Monday, April 20, 2009

Aware making me wary and weary

I'm tired. Exhausted too.

Tired of the rhetoric.

I'll keep this short.

It is important that the new guard at AWARE not only outline their agenda and goals, but define and explain specific terms they have been using in their rhetoric.

"Gender equality"

"Pro-women"

"Pro-family"

"Women's issues"

Be accountable, be transparent, be open, be honest.

Define, describe, explain, elaborate on what you feel these terms mean to you.

What is included and what is excluded.

This is beyond queer issues (which will be addressed by the Singapore Queer-Straight Alliance). It concerns the group and the label "women". Does this encompass all the women, the chromosomally and/or anatomically female too? And does "women's issues" involve all the issues related to each and every woman in Singapore?

It will be helpful to know what is their ideal Singapore. I mean, everyone has their ideal Singapore. Like for Lee Kuan Yew, the ideal Singapore is where University graduate ethnic Chinese marry each other and produce graduate-material children.

So, what is this new team's interpretation of AWARE's vision? You know, the vision will be the same, but the interpretation, strategies and outcome/implications are different with different teams.

A note worth repeating: Let us be bold but fair and gracious as we question or criticise the new guard/team. Let us help them to be more accountable and open and honest.

Sure we may feel a bit unsatisfied that Josie did not really answer most of the questions posed to her on television last night, sidestepping them and all. But that does not mean we should stop asking questions. If they are truly keen on helping to make Singapore a better place, they will always be available and accessible, to answer every question.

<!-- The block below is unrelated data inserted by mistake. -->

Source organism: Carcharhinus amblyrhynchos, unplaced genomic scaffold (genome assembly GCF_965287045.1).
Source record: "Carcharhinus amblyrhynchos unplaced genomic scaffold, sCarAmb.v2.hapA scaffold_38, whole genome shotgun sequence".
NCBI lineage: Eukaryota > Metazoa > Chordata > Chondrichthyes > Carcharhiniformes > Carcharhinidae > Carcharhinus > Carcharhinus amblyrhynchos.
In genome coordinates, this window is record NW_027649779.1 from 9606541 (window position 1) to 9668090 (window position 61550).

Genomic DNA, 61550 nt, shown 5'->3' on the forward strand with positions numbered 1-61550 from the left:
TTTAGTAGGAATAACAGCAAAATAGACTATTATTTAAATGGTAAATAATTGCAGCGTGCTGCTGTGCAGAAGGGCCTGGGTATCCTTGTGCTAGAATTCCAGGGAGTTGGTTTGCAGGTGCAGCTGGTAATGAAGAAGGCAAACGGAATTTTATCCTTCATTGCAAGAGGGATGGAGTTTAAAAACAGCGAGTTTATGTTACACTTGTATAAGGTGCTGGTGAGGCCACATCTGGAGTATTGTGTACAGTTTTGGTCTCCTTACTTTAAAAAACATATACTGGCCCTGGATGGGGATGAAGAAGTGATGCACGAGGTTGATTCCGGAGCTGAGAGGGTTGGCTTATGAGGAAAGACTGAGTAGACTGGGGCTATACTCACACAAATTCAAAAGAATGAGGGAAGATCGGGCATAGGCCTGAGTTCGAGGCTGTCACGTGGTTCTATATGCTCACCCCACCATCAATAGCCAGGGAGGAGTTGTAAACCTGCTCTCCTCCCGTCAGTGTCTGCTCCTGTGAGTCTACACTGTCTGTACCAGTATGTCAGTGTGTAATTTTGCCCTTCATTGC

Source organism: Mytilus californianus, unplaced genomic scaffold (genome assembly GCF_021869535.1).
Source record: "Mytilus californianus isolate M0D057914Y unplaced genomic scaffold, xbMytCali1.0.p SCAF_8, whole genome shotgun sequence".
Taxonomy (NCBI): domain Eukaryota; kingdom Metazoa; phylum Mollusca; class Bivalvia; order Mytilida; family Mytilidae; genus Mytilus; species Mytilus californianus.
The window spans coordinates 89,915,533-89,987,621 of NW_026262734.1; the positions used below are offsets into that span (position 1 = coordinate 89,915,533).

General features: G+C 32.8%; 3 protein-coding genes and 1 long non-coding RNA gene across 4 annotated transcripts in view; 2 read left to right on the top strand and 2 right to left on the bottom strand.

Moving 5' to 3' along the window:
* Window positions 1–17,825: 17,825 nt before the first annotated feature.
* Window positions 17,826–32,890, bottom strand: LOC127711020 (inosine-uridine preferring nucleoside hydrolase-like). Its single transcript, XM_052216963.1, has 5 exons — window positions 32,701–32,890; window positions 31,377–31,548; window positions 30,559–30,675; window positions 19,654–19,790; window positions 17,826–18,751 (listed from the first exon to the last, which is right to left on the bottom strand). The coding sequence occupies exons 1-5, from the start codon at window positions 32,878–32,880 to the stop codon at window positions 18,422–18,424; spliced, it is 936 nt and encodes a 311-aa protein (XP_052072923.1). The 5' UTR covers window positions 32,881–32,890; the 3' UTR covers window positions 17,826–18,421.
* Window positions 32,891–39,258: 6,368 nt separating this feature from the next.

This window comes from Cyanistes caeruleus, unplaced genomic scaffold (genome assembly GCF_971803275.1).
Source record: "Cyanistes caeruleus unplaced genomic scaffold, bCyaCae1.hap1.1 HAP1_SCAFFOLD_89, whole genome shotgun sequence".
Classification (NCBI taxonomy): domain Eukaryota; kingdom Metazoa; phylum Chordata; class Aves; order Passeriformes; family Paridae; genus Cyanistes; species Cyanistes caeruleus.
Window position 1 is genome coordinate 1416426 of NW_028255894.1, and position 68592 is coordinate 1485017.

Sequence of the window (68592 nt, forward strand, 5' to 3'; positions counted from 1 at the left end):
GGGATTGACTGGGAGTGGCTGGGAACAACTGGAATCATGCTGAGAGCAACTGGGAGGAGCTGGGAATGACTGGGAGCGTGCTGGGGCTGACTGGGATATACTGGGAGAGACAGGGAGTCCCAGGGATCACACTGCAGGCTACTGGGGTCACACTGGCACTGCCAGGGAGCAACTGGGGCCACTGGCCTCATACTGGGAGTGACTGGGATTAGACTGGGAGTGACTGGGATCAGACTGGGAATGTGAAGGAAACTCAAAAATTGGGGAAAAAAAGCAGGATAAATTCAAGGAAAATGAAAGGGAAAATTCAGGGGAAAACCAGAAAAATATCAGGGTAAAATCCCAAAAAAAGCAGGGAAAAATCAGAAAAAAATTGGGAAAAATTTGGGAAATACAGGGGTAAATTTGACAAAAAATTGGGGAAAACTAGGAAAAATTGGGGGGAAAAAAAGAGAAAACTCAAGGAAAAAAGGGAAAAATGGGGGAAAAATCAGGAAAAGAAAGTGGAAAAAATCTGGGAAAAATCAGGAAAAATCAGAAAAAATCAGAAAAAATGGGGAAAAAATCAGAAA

I had the privileged to meet and listen to Madison Kelly, a male-to-female trans person, over the weekend. She's so down-to-earth, and knowingly/intended or not, spews such simple advice once in a while.

"When you're offensive, you can't really have a conversation." This probably applies to everything we do. Sometimes, conversations help us appreciate differences better. I'm going to use this quote over and over again by the way.

The next one is another simple, yet very wise, piece of advice (paraphrased it a bit): "When people feel they can be themselves, it makes dialogue so much easier." The statement speaks for itself, and applies to any one who wants to speak and also to be heard.

I'm a sucker for inspiration. Sometimes, the smallest things or the most mundane experiences inspire me in many ways. So I hope there are some out there who are as inspired as I am listening to these two pieces of advice.

2 comments:

humph said...

"When you're offensive, you can't really have a conversation."

While I understand where this is coming from, you know how sometimes you find yourself offending others by simple virtue of the fact of your being, eg. being gay, without needing so much as to squeak a peep. And some of these kretins' prejudices no amount of peep squeaking would cure, so hey if you're going to find me offensive no matter what I do or say, then well, I'll hella be offensive. It's fun.

Sam Ho said...

that's true.

well, maybe that is the element in all of us that some might find offensive.

but whatever we can control, namely what we say, i believe it's meaningful we try not to be offensive.

i know what you're talking about. when i was in national service, i could sense a distaste for me by some of the 'hokkien peng', which consists of working class (lower income) men, just by the fact i look "eurasian", primarily spoke english, and they assumed i am a rich boy.

or when i make a humble attempt to order food from a hawker stall, speaking in mandarin or teochew. some folks take the opportunity to mock or even scold me.

sometimes, you don't have to do anything to offend. i agree with you.

but i'm not in the business of making everyone happy.